Nestled snugly between the city streets and the river, Water Works Park and Pavilion, which officially opened to the public in 2021, offers everything from history lessons and group fitness to concerts and art—not to mention the award-winning Owamni, one of the buzziest and most celebrated restaurants not just in Minneapolis but across the country.
Water Works is more than a park—it’s a place to honor the past and acknowledge its complicated history while paying respects to the storied river and Indigenous cultures who shaped it.
“There are layers of stories at this site,” says Al Bangoura, superintendent of the Minneapolis Park and Recreation Board. “The Dakhóta, Ho-Chunk, and Ojibwe gathered there for thousands of years. The Dakhóta called it Owámniyomni. It was a rolling series of rapids and islands, including Spirit Island, that held great significance,” he says. Spirit Island was quarried away and Owámniyomni became a spillway as Minneapolis transformed into an industry hub and major midwestern city.
You’ll find reminders of this history all across the park through expressions of art, architecture, and greenery. “We really tried to tell a more complete story at Water Works, acknowledging Indigenous significance through the restaurant, the native plants we selected, the programming we put on, and the art, as well as showcasing the mill remnants we painstakingly unearthed and weaved into the building and grounds,” says Bangoura.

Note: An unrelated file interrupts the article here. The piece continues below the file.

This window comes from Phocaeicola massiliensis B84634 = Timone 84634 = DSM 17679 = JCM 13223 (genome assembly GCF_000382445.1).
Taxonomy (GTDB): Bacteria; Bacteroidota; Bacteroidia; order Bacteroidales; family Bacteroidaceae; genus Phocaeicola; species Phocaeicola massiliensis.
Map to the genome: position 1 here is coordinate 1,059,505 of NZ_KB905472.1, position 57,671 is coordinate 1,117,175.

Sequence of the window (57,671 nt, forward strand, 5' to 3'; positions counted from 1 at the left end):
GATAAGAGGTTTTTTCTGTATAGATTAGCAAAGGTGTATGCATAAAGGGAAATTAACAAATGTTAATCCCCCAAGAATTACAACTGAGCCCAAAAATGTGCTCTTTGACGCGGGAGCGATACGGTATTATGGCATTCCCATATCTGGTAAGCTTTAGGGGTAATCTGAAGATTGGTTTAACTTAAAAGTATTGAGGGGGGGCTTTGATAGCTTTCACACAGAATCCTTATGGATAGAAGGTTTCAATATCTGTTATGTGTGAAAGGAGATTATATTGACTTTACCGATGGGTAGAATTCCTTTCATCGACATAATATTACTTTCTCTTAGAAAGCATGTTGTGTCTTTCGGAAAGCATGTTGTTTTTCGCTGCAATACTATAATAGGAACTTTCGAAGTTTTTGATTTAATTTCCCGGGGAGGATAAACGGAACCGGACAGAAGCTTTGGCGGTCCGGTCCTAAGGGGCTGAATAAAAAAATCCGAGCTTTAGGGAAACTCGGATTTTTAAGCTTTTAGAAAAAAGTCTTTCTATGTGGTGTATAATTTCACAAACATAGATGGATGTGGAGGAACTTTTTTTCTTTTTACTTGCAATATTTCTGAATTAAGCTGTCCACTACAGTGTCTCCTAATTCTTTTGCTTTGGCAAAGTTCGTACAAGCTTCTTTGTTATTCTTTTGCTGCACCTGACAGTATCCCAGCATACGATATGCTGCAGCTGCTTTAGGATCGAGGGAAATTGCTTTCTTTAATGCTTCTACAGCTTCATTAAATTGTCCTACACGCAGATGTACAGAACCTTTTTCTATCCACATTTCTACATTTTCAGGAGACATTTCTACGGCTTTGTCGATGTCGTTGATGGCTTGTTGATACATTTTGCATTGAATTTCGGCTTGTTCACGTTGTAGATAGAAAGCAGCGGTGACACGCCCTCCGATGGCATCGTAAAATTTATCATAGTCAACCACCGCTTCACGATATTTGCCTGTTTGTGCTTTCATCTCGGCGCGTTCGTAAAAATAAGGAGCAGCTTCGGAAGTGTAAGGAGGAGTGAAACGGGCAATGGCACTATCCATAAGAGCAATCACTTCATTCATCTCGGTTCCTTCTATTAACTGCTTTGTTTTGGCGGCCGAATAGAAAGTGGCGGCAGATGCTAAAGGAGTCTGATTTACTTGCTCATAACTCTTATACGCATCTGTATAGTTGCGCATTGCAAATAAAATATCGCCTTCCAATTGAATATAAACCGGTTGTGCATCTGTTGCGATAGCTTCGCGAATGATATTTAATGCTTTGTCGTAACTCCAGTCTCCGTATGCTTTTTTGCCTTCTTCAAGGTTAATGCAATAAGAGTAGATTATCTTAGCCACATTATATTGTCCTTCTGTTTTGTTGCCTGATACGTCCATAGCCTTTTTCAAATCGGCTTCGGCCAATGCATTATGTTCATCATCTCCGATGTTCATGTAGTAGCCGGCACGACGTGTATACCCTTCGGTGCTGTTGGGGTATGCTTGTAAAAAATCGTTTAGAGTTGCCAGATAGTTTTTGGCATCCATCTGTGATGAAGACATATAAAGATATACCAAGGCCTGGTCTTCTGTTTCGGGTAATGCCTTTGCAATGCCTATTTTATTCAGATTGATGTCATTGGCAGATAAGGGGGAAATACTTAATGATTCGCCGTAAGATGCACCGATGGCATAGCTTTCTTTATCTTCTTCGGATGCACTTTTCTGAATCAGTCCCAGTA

“The Dakhóta, Ho-Chunk, and Ojibwe gathered there for thousands of years. The Dakhóta called it Owámniyomni. It was a rolling series of rapids and islands, including Spirit Island, that held great significance.” Al Bongoura, Minneapolis Park & Recreation Board
He adds that long-buried remnants from the Columbia Flour Mill and Bassett Sawmill were artfully integrated into the pavilion’s incredible architecture, offering conveniences for park visitors and sweeping views of the Mississippi. “The city steps provide a lot of space and places to sit, relax, and take in the river, either by yourself or as a spot to meet and chat with friends or family.” Young children will love unlocking new discoveries as they run around the nature-themed playground, located in a shady spot near the Third Avenue Bridge.
Regardless of how you use the park—walking, biking, eating, fitness classes, or via annual favorites like Aquatennial or Stone Arch Bridge Festival—it encourages you to think more deeply about the land you stand on and the importance of natural resources. Says Bangoura, “Water Works adds much-needed space to relax and refresh, get a drink or a meal, and hopefully reflect on Minneapolis’s fascinating and complicated riverfront history.”
This article originally appeared in the June 2022 issue of Mpls.St.Paul Magazine. Read more on downtown Minneapolis, 2022 summer-style, sponsored by the mpls downtown council, here.